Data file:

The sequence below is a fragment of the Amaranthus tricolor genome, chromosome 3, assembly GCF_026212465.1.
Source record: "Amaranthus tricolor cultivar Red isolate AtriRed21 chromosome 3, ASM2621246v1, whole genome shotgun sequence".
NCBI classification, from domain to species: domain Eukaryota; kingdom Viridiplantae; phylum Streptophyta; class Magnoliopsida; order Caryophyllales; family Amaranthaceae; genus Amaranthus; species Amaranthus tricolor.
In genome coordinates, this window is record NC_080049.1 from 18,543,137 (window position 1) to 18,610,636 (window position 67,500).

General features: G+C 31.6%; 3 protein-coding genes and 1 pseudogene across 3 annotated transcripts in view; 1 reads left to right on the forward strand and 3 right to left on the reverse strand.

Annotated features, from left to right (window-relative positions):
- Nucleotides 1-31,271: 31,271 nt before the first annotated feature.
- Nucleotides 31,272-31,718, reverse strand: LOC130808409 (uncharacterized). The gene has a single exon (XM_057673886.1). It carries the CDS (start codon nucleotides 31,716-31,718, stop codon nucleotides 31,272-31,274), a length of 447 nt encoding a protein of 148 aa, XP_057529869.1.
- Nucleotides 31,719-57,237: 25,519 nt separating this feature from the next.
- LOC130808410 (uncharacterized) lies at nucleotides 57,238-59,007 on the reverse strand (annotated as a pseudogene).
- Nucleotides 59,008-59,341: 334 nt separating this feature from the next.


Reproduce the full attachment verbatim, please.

The sequence below is a fragment of the Amaranthus tricolor genome, chromosome 3, assembly GCF_026212465.1.
Source record: "Amaranthus tricolor cultivar Red isolate AtriRed21 chromosome 3, ASM2621246v1, whole genome shotgun sequence".
NCBI classification, from domain to species: domain Eukaryota; kingdom Viridiplantae; phylum Streptophyta; class Magnoliopsida; order Caryophyllales; family Amaranthaceae; genus Amaranthus; species Amaranthus tricolor.
In genome coordinates, this window is record NC_080049.1 from 18,543,137 (window position 1) to 18,610,636 (window position 67,500).

General features: G+C 31.6%; 3 protein-coding genes and 1 pseudogene across 3 annotated transcripts in view; 1 reads left to right on the forward strand and 3 right to left on the reverse strand.

Annotated features, from left to right (window-relative positions):
- Nucleotides 1-31,271: 31,271 nt before the first annotated feature.
- Nucleotides 31,272-31,718, reverse strand: LOC130808409 (uncharacterized). The gene has a single exon (XM_057673886.1). It carries the CDS (start codon nucleotides 31,716-31,718, stop codon nucleotides 31,272-31,274), a length of 447 nt encoding a protein of 148 aa, XP_057529869.1.
- Nucleotides 31,719-57,237: 25,519 nt separating this feature from the next.
- LOC130808410 (uncharacterized) lies at nucleotides 57,238-59,007 on the reverse strand (annotated as a pseudogene).
- Nucleotides 59,008-59,341: 334 nt separating this feature from the next.